4. May 16, 2010 #3
    That sounds highly improbable. Generally "gravity in" is balanced by angular momentum; "gravity out" is balanced by more gravity out (Gauss). (In nature, unstable equilibria do not tend to last at all.)

    Without knowing anything much about the topic of the thread, it does seem that large planets are quite capable of slingshotting any rock or spacecraft that happens by, into a nearly arbitrary trajectory.
     
  5. May 16, 2010 #4

    D H

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    Comets stay "suspended" the same way that planets do: They are in orbit about the Sun.
     
  6. May 16, 2010 #5
    Well, that's my point exactly D. H. Very elliptical orbits I might add.

    So then why is it necessary to believe in the idea that they all exist in a spherical shell called the Oort Cloud when the observed situation is that all known comets are in highly elliptical orbits around the sun? Granted they spend long periods of time out in the apogee areas, but isn't that a characteristic of objects having highly elliptical orbits around their primary?

    IOW why bother postulating that comets have to be pulled into the inner reaches of the solar system only by means of the influence of the outer planets?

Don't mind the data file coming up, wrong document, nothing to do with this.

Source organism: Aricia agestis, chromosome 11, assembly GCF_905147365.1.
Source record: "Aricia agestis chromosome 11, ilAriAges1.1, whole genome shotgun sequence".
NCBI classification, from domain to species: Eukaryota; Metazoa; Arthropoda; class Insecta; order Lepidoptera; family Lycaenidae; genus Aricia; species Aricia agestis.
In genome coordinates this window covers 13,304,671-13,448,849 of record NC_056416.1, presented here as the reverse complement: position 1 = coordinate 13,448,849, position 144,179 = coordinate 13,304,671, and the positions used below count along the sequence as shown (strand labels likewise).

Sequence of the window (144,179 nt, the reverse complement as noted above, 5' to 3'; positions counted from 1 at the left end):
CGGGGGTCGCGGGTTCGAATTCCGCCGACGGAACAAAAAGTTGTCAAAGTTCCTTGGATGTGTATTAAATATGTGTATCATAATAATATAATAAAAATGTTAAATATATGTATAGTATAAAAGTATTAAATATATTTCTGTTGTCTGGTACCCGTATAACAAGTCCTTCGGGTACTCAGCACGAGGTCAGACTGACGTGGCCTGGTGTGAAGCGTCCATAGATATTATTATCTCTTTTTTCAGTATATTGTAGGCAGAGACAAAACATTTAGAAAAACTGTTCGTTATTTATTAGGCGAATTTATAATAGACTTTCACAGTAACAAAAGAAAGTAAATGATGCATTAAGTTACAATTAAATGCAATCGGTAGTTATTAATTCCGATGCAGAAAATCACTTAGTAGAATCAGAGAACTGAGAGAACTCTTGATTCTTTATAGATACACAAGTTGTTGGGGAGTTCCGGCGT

Jim

    PS thanks for the quick responses I wasn't expecting anything on the weeke nd. I figured all you college professors would not be at your computers at all on a weekend!
     
  7. May 16, 2010 #6
    Firstly, that's pretty much the kind of influence the planets would be calculated to have regardless, not just an arbitrary postulate.
    Secondly, one expects solar system formation to begin with a fairly uniform disc of gas and dust (or rather, one would calculate that collapsing gas/dust interacts randomly to form a fairly uniform distribution), which explains nearly circular orbits as the natural state.
    Also, you seem to be concerned with the influence of distant stars. It's probably better to note that asteroids fall towards them only at about the same rate that the sun and everything else here does.

    Americocentric much?
     
  8. May 16, 2010 #7

    D H

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    That's only the ones we can see.

    Once again, those comets with elliptical orbits are the only ones we see. That doesn't mean that all comets have elliptical orbits. It only means that all of the comets we see have elliptical orbits. We can't see the ones in circular orbits. Just because we can't see them doesn't mean they don't exist. It might just mean that we can't see them.